Guest Post: A HISTORY OF WEST INDIES CRICKET IN ENGLAND
I received a cluster of media enquires after the West Indies beat Sri Lanka to win the ICC World Twenty20 cup final in October. After years disappointing performances in all forms of international cricket, I was asked whether the victory would lead to a brighter future for West Indies cricket. The other main question asked was whether this would lead to a rise in support for West Indian cricket from the Caribbean community in Britain.
I felt a mixture of relief and delight that the West Indies secured victory. The prospect of victory looked rather bleak after the West Indies, batting first, had scored only 32 runs after 10 overs. After the match, friends at the Leeds Caribbean Cricket Club sent me a text message declaring that celebrations were in full swing and that the ‘roof was on fire.’ The following day, I visited my local Guyanese takeaway in South London to get a response to the team’s triumph. The clientele were split down the middle. Half were still in a celebratory mood while the other half were more sceptical and believed that the ‘Clive Lloyd years’ would never return.
My view is that a resurgent West Indian team, with the ability to beat England convincingly during a series in England, could command an increase in interest and optimism in West Indian cricket. However, the once intimate connection between cricket and the Caribbean diaspora community in Britain has been on the wane for the last 20 years. Unfortunately, there is limited evidence to suggest that this will change in the foreseeable future. To get a sense of the challenge cricket faces as a source of inspiration for the Caribbean diaspora in Britain, it’s wise to reflect on the social, cultural and political history of the relationship between the West Indian team and the diaspora. There were two pivotal events which established the interplay between West Indian cricket and Caribbean migration, identity and presence in post-second world war Britain.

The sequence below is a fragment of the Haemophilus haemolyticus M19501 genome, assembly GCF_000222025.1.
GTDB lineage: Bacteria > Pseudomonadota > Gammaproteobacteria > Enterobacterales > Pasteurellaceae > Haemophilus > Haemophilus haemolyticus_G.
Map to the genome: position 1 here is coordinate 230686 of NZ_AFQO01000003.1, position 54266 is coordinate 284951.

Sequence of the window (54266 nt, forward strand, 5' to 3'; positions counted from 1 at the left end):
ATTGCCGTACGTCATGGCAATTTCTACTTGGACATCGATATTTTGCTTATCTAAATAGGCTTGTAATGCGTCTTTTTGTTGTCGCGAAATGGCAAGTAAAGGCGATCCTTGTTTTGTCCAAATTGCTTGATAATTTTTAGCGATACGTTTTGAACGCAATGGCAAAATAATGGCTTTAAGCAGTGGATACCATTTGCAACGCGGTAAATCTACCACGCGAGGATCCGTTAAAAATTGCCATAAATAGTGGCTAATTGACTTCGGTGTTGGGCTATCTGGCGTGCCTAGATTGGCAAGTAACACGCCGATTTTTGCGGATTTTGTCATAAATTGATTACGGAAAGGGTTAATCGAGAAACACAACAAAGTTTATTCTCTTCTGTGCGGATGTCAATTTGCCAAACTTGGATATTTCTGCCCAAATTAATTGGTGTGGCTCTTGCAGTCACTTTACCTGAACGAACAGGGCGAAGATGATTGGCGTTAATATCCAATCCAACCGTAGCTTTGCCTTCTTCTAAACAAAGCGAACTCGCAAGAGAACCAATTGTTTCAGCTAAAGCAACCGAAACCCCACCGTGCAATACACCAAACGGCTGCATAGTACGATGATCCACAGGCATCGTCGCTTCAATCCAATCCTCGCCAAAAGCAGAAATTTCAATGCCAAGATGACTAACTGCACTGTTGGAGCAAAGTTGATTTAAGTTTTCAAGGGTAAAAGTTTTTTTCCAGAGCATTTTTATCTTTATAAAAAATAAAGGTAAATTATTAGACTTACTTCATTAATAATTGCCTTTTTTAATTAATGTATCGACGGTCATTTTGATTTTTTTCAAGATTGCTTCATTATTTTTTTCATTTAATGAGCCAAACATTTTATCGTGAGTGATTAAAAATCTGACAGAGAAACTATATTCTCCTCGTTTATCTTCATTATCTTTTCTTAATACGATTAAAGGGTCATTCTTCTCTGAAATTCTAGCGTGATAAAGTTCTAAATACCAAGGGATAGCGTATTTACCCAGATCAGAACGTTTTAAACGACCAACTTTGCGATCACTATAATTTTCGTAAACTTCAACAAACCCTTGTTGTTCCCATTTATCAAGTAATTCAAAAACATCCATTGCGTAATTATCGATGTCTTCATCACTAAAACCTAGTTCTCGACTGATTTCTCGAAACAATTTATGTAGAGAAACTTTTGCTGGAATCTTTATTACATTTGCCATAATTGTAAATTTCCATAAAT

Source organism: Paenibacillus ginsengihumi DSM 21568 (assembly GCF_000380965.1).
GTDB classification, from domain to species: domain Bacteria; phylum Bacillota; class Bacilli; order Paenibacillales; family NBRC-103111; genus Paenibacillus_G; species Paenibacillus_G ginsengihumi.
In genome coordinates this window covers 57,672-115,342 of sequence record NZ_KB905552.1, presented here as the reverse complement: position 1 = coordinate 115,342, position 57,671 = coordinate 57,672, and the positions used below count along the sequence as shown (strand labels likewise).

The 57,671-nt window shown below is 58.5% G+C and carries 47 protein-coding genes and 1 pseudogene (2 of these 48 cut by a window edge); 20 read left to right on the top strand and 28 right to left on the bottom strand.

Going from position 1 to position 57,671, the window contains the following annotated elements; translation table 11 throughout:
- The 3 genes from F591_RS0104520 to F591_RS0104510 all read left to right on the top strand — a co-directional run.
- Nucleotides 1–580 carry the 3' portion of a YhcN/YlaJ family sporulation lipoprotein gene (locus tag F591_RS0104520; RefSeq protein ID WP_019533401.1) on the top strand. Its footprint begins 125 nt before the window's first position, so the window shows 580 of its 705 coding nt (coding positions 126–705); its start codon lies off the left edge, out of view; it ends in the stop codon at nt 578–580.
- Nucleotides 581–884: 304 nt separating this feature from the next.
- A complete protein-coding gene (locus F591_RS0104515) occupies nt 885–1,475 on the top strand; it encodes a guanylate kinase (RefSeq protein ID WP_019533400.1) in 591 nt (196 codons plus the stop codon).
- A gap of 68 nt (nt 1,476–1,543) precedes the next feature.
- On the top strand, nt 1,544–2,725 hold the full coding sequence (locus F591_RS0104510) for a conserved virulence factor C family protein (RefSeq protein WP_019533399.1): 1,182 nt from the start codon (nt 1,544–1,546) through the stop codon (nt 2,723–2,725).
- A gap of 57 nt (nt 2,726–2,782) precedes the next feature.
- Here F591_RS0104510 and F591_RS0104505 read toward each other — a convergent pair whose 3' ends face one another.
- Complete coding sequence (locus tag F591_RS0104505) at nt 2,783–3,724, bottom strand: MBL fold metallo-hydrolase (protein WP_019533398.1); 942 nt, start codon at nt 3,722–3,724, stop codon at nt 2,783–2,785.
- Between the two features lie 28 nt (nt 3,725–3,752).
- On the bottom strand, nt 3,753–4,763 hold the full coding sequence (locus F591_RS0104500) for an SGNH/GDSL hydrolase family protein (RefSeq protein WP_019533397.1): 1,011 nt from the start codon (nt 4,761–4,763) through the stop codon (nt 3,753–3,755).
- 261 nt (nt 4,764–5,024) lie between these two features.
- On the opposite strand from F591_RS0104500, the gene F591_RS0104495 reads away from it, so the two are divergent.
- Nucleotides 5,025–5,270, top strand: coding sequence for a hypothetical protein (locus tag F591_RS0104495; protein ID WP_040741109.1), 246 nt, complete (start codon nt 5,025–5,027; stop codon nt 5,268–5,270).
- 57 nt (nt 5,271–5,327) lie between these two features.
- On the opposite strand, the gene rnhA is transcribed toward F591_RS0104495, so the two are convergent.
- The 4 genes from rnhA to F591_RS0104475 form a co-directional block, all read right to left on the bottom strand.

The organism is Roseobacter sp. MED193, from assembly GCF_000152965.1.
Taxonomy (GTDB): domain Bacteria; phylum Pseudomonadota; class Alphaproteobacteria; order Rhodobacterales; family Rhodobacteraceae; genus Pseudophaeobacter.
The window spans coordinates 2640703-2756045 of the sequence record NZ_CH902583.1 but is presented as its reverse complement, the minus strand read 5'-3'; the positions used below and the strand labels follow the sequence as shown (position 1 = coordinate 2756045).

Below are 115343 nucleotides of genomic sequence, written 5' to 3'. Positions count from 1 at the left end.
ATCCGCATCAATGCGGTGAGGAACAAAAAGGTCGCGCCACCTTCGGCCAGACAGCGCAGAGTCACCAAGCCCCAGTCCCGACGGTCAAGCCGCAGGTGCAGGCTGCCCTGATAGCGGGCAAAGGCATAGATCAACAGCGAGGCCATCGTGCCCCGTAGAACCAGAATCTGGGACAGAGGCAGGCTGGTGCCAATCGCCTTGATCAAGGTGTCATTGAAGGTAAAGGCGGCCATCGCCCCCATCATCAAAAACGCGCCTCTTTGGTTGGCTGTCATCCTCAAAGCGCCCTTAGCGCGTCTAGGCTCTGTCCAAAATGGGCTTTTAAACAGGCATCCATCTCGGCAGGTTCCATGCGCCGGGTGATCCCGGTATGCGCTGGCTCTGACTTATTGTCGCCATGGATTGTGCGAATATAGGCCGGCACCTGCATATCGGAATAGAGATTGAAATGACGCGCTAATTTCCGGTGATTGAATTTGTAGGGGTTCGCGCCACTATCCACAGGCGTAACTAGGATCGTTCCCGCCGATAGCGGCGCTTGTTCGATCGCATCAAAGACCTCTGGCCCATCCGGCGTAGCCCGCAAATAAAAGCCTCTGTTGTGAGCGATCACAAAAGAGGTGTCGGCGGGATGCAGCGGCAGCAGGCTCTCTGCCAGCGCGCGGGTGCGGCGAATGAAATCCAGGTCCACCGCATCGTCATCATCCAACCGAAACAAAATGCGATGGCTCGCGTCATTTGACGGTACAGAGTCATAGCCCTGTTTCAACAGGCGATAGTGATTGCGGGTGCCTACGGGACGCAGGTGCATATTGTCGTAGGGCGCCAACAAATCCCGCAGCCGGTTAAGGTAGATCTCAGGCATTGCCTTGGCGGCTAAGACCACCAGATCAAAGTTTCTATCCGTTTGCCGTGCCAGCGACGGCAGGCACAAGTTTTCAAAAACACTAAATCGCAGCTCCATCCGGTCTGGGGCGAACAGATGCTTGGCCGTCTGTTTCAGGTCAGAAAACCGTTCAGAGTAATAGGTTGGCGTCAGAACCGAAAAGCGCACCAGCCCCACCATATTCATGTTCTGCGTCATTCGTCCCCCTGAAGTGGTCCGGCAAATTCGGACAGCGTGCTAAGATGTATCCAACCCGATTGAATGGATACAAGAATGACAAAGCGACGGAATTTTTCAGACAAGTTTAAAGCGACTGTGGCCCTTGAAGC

In May 1948, the Empire Windrush ship began its journey from Jamaica to Britain with more than 400 migrants from the Caribbean. The Windrush’s arrival symbolised the beginning of large-scale post-war migration from the Caribbean. The 1948 Nationality Act granted British citizenship to those living in Britain’s colonies. From 1948, slightly more than 5,000 Caribbean migrants arrived in Britain during the following five years.
In June 1950, two years after the arrival of the Windrush, the West Indies beat England at Lord’s. It was the first West Indian victory in England in a test match. The bowling of Sonny Ramadhin and Alf Valentine captured eighteen wickets at Lord’s and reflected a symbol of Indo-Caribbean and Afro-Caribbean collective endeavour. The victory at the headquarters of world cricket provided Caribbean migrants in Britain, including the small group of West Indians at Lord’s, with a sense of confidence and arrival. At the end of the match, Lord Beginner, the Trinidadian calypsonian, led some West Indian spectators around the ground and through Central London on a victory parade. This was a public expression of Caribbean collectiveness that had rarely been seen in Britain. Beginner also celebrated the event by composing the Victory Test Match calypso song, which began with the memorable first line, Cricket Lovely Cricket.
By 1958, a further 113,000 migrants arrived from the Caribbean between 1958 and the end of 1961. After this, the 1962 Commonwealth Immigration Act introduced a system of employment vouchers that limited migrant intake. There was a rush to enter Britain before this legislation effectively closed the doors to Caribbean migrants. Inter-island tensions and differences continued to exist between some Barbadians, Guyanese, Jamaicans, Trinidadians and other Caribbean migrants and their descendants. However, the West Indies team continued to be a link for some migrants to their former home and a focus point for people from a variety of Caribbean ethnicities, societies and social experiences.
In the Caribbean, the nationality of the majority of spectators was usually determined by where the team played. This, largely, separated the units of support at matches into Barbadians in Bridgetown, Guyanese in Georgetown, Jamaicans in Kingston, and Trinidadians in Port of Spain. In England, the West Indies team played to combined sets of West Indian supporters who had migrated from, or were descended from, a variety of British-ruled Caribbean territories. When the 1963 tour began in England, the West Indies could now count on an increase in support as the Caribbean presence in Britain became more substantial. After winning the final match of the 1963 tour at The Oval and clinching the series 3-1, West Indian victory was accompanied by a pitch invasion by West Indian supporters. After being submerged by some celebrating West Indians, the Barbadian batsman, Conrad Hunte, was picked up and carried shoulder-high through the crowd and back to the pavilion steps.